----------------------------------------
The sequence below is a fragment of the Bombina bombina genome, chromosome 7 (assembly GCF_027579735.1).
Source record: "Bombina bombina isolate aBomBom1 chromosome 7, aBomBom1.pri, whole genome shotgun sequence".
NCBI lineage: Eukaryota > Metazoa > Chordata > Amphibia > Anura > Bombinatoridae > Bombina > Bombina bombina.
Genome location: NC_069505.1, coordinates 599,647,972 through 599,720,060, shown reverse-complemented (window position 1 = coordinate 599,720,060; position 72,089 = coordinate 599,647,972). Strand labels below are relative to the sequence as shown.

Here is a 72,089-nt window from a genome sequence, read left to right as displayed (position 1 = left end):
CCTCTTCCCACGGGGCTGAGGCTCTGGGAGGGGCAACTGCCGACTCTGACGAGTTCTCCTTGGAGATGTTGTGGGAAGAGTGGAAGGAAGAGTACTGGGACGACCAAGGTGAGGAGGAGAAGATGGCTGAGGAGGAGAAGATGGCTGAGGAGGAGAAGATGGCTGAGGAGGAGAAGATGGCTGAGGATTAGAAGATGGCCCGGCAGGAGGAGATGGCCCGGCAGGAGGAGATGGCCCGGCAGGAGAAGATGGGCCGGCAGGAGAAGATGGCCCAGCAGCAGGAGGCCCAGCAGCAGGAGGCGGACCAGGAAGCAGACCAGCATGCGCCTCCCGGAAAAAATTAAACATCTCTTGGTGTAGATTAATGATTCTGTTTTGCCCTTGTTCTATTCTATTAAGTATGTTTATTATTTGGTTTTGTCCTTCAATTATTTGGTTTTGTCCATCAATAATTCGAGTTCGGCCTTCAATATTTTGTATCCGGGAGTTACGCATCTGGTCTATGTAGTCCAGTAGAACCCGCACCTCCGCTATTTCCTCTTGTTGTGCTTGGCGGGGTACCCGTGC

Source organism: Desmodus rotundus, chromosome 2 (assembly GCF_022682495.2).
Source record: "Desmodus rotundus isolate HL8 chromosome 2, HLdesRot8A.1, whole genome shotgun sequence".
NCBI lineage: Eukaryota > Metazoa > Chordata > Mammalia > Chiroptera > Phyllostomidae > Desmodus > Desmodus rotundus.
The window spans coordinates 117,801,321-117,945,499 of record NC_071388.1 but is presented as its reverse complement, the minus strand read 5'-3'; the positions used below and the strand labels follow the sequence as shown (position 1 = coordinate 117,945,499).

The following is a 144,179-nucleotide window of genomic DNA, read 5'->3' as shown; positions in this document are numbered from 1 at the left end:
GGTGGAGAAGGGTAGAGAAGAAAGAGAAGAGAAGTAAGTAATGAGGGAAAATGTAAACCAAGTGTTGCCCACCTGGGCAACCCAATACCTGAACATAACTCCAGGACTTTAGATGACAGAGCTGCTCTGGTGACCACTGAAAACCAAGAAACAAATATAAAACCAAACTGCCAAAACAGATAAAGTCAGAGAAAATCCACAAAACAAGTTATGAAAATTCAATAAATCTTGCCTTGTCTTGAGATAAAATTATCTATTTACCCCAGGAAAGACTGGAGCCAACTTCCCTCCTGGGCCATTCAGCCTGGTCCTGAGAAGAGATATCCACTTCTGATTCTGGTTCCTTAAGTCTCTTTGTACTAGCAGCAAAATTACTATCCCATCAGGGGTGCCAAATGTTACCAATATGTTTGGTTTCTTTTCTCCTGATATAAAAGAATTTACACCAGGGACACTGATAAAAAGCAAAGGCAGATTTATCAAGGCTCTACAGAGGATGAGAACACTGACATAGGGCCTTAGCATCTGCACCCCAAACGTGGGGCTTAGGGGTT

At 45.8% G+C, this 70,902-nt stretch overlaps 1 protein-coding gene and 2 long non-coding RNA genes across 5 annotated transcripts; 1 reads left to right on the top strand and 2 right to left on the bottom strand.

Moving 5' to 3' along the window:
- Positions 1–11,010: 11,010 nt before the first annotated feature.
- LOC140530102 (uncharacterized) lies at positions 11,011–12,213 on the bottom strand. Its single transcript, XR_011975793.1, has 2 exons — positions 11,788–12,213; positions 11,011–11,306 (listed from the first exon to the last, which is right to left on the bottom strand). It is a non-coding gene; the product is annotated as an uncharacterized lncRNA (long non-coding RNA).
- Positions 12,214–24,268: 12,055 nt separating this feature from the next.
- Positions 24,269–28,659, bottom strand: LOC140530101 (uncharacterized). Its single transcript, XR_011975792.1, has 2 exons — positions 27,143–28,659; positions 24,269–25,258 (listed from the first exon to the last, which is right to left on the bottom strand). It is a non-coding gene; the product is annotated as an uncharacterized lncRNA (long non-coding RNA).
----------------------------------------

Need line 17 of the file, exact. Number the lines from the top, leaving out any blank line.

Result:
- Positions 12,214–24,268: 12,055 nt separating this feature from the next.